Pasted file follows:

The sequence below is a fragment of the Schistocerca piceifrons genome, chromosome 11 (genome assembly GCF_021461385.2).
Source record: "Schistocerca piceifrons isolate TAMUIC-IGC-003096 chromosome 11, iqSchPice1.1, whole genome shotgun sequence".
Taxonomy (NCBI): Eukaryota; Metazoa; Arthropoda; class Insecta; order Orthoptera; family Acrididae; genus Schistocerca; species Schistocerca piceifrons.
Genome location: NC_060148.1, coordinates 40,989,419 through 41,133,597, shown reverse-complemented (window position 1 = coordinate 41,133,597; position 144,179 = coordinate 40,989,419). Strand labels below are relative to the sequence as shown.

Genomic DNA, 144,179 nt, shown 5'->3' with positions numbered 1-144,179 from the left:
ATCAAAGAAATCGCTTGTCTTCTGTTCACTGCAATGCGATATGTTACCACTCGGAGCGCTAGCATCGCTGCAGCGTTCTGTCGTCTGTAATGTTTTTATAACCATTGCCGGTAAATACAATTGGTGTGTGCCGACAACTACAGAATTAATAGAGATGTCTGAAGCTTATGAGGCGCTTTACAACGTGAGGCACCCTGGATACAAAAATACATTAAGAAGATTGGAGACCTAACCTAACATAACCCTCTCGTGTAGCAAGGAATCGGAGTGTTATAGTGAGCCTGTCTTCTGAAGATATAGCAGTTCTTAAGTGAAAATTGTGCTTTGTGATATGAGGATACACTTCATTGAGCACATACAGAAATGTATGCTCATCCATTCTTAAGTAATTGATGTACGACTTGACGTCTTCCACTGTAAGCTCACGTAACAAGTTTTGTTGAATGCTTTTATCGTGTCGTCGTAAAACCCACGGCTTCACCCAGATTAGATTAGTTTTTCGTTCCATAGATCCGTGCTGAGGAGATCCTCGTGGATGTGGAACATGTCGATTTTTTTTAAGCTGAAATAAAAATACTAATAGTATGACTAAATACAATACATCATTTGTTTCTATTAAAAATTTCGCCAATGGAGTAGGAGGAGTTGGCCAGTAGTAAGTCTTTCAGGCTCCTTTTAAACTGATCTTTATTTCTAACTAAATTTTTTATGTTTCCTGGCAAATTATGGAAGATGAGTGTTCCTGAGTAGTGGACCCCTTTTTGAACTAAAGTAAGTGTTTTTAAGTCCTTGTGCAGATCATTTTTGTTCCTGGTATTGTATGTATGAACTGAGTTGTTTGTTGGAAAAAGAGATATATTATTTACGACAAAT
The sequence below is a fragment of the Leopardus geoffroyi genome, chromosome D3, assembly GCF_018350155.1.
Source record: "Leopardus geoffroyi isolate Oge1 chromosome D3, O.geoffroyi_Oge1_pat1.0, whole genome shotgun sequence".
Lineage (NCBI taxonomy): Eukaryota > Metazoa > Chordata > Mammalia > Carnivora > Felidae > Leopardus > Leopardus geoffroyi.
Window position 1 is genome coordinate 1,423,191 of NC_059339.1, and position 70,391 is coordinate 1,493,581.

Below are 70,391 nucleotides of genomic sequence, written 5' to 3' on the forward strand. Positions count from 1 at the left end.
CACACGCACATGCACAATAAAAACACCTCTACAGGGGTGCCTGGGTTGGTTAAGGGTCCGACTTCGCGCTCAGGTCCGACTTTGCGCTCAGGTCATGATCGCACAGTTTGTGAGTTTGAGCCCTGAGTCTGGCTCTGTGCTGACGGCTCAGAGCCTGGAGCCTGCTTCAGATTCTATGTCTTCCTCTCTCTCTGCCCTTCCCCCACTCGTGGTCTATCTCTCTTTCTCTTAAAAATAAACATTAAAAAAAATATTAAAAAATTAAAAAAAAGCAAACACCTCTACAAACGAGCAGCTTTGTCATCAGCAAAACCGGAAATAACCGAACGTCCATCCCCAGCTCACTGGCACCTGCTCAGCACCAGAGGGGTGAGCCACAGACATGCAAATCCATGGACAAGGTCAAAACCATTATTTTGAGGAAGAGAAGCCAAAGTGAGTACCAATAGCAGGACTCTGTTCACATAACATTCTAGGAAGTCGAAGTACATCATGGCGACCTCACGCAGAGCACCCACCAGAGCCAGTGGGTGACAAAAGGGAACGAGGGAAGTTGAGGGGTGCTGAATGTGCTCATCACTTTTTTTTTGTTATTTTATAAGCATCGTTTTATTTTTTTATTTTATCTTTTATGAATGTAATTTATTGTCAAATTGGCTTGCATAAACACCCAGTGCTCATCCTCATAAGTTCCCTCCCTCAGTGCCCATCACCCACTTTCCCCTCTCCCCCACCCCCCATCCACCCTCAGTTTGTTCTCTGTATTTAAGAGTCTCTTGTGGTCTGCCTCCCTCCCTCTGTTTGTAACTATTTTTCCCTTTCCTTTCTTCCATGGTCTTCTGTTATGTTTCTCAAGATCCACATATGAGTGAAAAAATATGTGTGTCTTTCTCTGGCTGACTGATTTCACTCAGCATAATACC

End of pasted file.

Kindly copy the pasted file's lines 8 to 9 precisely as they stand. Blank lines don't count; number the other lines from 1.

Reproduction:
Source record: "Leopardus geoffroyi isolate Oge1 chromosome D3, O.geoffroyi_Oge1_pat1.0, whole genome shotgun sequence".
Lineage (NCBI taxonomy): Eukaryota > Metazoa > Chordata > Mammalia > Carnivora > Felidae > Leopardus > Leopardus geoffroyi.